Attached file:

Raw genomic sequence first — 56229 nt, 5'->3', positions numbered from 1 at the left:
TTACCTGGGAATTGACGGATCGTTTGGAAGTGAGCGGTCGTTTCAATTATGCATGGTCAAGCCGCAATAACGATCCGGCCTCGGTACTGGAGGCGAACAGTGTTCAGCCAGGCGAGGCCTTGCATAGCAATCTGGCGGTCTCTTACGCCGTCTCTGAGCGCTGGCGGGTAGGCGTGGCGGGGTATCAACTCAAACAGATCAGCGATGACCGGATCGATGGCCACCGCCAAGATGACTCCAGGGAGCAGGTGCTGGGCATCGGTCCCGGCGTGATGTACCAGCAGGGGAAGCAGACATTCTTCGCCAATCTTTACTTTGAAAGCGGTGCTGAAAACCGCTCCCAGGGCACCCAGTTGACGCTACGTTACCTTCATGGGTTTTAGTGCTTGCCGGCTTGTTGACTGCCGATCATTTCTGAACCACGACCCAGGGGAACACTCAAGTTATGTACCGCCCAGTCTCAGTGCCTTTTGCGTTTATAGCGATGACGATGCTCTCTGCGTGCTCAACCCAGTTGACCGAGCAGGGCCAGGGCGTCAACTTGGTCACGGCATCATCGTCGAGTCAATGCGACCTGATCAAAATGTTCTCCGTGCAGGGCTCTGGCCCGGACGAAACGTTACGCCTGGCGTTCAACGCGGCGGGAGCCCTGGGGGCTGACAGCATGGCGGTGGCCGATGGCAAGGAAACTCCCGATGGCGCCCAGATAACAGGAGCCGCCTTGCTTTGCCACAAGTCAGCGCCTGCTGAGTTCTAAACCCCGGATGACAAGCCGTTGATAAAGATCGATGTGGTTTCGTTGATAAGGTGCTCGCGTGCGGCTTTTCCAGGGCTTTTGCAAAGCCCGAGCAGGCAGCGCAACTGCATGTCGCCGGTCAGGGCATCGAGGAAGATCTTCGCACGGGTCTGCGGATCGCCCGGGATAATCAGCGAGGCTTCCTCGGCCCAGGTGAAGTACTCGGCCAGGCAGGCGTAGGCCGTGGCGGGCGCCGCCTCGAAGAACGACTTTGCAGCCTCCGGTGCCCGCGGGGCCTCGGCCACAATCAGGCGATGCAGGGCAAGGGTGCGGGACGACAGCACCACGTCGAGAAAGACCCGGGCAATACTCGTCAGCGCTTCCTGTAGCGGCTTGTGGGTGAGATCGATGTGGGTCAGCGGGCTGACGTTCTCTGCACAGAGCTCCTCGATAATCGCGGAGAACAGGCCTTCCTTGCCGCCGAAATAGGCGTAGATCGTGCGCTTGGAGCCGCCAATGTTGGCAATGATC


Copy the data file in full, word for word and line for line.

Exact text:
Raw genomic sequence first — 56229 nt, 5'->3', positions numbered from 1 at the left:
TTACCTGGGAATTGACGGATCGTTTGGAAGTGAGCGGTCGTTTCAATTATGCATGGTCAAGCCGCAATAACGATCCGGCCTCGGTACTGGAGGCGAACAGTGTTCAGCCAGGCGAGGCCTTGCATAGCAATCTGGCGGTCTCTTACGCCGTCTCTGAGCGCTGGCGGGTAGGCGTGGCGGGGTATCAACTCAAACAGATCAGCGATGACCGGATCGATGGCCACCGCCAAGATGACTCCAGGGAGCAGGTGCTGGGCATCGGTCCCGGCGTGATGTACCAGCAGGGGAAGCAGACATTCTTCGCCAATCTTTACTTTGAAAGCGGTGCTGAAAACCGCTCCCAGGGCACCCAGTTGACGCTACGTTACCTTCATGGGTTTTAGTGCTTGCCGGCTTGTTGACTGCCGATCATTTCTGAACCACGACCCAGGGGAACACTCAAGTTATGTACCGCCCAGTCTCAGTGCCTTTTGCGTTTATAGCGATGACGATGCTCTCTGCGTGCTCAACCCAGTTGACCGAGCAGGGCCAGGGCGTCAACTTGGTCACGGCATCATCGTCGAGTCAATGCGACCTGATCAAAATGTTCTCCGTGCAGGGCTCTGGCCCGGACGAAACGTTACGCCTGGCGTTCAACGCGGCGGGAGCCCTGGGGGCTGACAGCATGGCGGTGGCCGATGGCAAGGAAACTCCCGATGGCGCCCAGATAACAGGAGCCGCCTTGCTTTGCCACAAGTCAGCGCCTGCTGAGTTCTAAACCCCGGATGACAAGCCGTTGATAAAGATCGATGTGGTTTCGTTGATAAGGTGCTCGCGTGCGGCTTTTCCAGGGCTTTTGCAAAGCCCGAGCAGGCAGCGCAACTGCATGTCGCCGGTCAGGGCATCGAGGAAGATCTTCGCACGGGTCTGCGGATCGCCCGGGATAATCAGCGAGGCTTCCTCGGCCCAGGTGAAGTACTCGGCCAGGCAGGCGTAGGCCGTGGCGGGCGCCGCCTCGAAGAACGACTTTGCAGCCTCCGGTGCCCGCGGGGCCTCGGCCACAATCAGGCGATGCAGGGCAAGGGTGCGGGACGACAGCACCACGTCGAGAAAGACCCGGGCAATACTCGTCAGCGCTTCCTGTAGCGGCTTGTGGGTGAGATCGATGTGGGTCAGCGGGCTGACGTTCTCTGCACAGAGCTCCTCGATAATCGCGGAGAACAGGCCTTCCTTGCCGCCGAAATAGGCGTAGATCGTGCGCTTGGAGCCGCCAATGTTGGCAATGATC